From the New York World:
Months after the New York World first highlighted the practice, a pair of Queens community newspapers persisted in handing out endorsements to political candidates who are paying clients of the papers’ affiliated political consulting firm, a review of campaign filings reveals.
In 2013, in competitive primary and general electoral races, all candidates who hired the firm, Multi-Media Advertising, and spent more money than rivals on consulting services and ads in the Queens Tribune and PRESS of Southeast Queens received an endorsement in at least one of the two newspapers.
The endorsements did not disclose the business transactions to readers.
In all, the endorsed candidates and their outside supporters spent a total of more than $268,000 on Multi-Media during the 2013 election cycle. The largest sum came from Republican mayoral candidate John Catsimatidis, who paid Multi-Media $135,000 for consulting services, printing and postage for his campaign.
Five days before the primary, the Tribune’s editorial page endorsed Catsimatidis for the Republican mayoral primary: “Catsimatidis is an approachable billionaire,” it raved. “He loves people and he loves this City…he will bring into his administration bright people.” The other candidates on the Republican ballot, Joe Lhota and George McDonald, were not Multi-Media clients.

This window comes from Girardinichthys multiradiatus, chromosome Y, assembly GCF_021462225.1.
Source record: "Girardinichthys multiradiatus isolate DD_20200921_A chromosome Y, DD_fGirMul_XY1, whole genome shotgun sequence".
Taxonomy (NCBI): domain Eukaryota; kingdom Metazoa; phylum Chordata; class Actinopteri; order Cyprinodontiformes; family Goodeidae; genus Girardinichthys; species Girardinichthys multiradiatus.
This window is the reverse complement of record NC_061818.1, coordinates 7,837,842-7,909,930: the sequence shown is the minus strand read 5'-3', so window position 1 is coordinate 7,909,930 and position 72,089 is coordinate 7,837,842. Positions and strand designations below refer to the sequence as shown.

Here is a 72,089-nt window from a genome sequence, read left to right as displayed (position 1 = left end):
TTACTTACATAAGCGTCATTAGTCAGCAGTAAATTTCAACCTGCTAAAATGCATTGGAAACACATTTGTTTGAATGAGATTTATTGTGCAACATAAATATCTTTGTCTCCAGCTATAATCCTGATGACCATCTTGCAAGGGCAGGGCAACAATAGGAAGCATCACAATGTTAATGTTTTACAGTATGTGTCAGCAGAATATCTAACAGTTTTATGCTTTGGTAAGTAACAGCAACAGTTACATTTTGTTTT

Catsimatidis was not available for comment.
The Tribune and PRESS of Southeast Queens endorsed candidates in 19 competitive races on the ballot in Queens. In all nine contests in which a Multi-Media client was in the running, the papers’ editorial pages endorsed the candidate who did the most business with Multi-Media and the publications. (If that candidate was defeated in the primary, the Tribune and the PRESS in some cases endorsed for the general election a candidate with smaller or no business ties with the firm.)
Among the Tribune’s endorsements was one for Reshma Saujani in the public advocate primary. Saujani spent $5,400 on ads in the Tribune and PRESS of Southeast Queens. Rival Daniel Squadron had spent $340 to have Multi-Media print his primary ballot petitions, but nothing on advertising with the paper.
When the World reported the connection between the papers and consultancy last year, the newspapers and the political consulting firm were both owned by Tribco LLC. They continue to share the same address in Whitestone, the Tribune’s website, the PRESS’ website, and a recent ad for Multi-Media show.
The Tribune and PRESS’ editor-in-chief, Steven Ferrari, declined to comment when reached over the phone and by email. Their publisher, Michael Nussbaum, who is also Multi-Media’s president, did not respond to an email and a phone call; The New York World visited the office but was told that Nussbaum was not available to meet.